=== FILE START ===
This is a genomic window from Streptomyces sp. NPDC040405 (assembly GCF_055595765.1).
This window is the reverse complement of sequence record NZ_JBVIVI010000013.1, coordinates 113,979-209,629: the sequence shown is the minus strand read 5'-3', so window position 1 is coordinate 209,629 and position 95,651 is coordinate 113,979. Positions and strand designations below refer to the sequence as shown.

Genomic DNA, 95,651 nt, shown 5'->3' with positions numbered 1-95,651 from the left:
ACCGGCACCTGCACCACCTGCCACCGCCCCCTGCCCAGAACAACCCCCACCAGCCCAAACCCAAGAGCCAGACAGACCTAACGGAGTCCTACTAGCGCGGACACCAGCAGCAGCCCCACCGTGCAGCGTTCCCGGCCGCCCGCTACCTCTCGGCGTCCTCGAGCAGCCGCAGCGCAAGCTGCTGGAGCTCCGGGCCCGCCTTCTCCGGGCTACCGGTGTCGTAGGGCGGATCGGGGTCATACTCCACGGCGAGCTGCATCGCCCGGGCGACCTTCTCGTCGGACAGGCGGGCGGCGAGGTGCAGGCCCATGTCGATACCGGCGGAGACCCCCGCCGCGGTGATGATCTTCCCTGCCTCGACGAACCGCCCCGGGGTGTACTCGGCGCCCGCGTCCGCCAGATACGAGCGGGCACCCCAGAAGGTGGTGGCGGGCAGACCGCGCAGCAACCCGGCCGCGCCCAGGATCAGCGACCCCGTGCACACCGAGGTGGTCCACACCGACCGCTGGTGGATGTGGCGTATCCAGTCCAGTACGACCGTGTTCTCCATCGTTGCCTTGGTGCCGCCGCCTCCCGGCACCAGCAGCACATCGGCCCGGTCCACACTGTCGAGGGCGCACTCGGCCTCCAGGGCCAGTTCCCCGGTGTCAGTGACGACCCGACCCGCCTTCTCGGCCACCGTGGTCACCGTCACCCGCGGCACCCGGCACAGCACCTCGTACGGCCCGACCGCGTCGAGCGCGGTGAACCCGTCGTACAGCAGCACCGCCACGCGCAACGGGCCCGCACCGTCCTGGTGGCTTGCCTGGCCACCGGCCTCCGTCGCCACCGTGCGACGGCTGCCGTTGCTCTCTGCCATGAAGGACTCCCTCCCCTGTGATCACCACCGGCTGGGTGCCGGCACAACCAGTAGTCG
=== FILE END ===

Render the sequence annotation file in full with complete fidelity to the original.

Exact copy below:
This is a genomic window from Streptomyces sp. NPDC040405 (assembly GCF_055595765.1).
This window is the reverse complement of sequence record NZ_JBVIVI010000013.1, coordinates 113,979-209,629: the sequence shown is the minus strand read 5'-3', so window position 1 is coordinate 209,629 and position 95,651 is coordinate 113,979. Positions and strand designations below refer to the sequence as shown.

Genomic DNA, 95,651 nt, shown 5'->3' with positions numbered 1-95,651 from the left:
ACCGGCACCTGCACCACCTGCCACCGCCCCCTGCCCAGAACAACCCCCACCAGCCCAAACCCAAGAGCCAGACAGACCTAACGGAGTCCTACTAGCGCGGACACCAGCAGCAGCCCCACCGTGCAGCGTTCCCGGCCGCCCGCTACCTCTCGGCGTCCTCGAGCAGCCGCAGCGCAAGCTGCTGGAGCTCCGGGCCCGCCTTCTCCGGGCTACCGGTGTCGTAGGGCGGATCGGGGTCATACTCCACGGCGAGCTGCATCGCCCGGGCGACCTTCTCGTCGGACAGGCGGGCGGCGAGGTGCAGGCCCATGTCGATACCGGCGGAGACCCCCGCCGCGGTGATGATCTTCCCTGCCTCGACGAACCGCCCCGGGGTGTACTCGGCGCCCGCGTCCGCCAGATACGAGCGGGCACCCCAGAAGGTGGTGGCGGGCAGACCGCGCAGCAACCCGGCCGCGCCCAGGATCAGCGACCCCGTGCACACCGAGGTGGTCCACACCGACCGCTGGTGGATGTGGCGTATCCAGTCCAGTACGACCGTGTTCTCCATCGTTGCCTTGGTGCCGCCGCCTCCCGGCACCAGCAGCACATCGGCCCGGTCCACACTGTCGAGGGCGCACTCGGCCTCCAGGGCCAGTTCCCCGGTGTCAGTGACGACCCGACCCGCCTTCTCGGCCACCGTGGTCACCGTCACCCGCGGCACCCGGCACAGCACCTCGTACGGCCCGACCGCGTCGAGCGCGGTGAACCCGTCGTACAGCAGCACCGCCACGCGCAACGGGCCCGCACCGTCCTGGTGGCTTGCCTGGCCACCGGCCTCCGTCGCCACCGTGCGACGGCTGCCGTTGCTCTCTGCCATGAAGGACTCCCTCCCCTGTGATCACCACCGGCTGGGTGCCGGCACAACCAGTAGTCG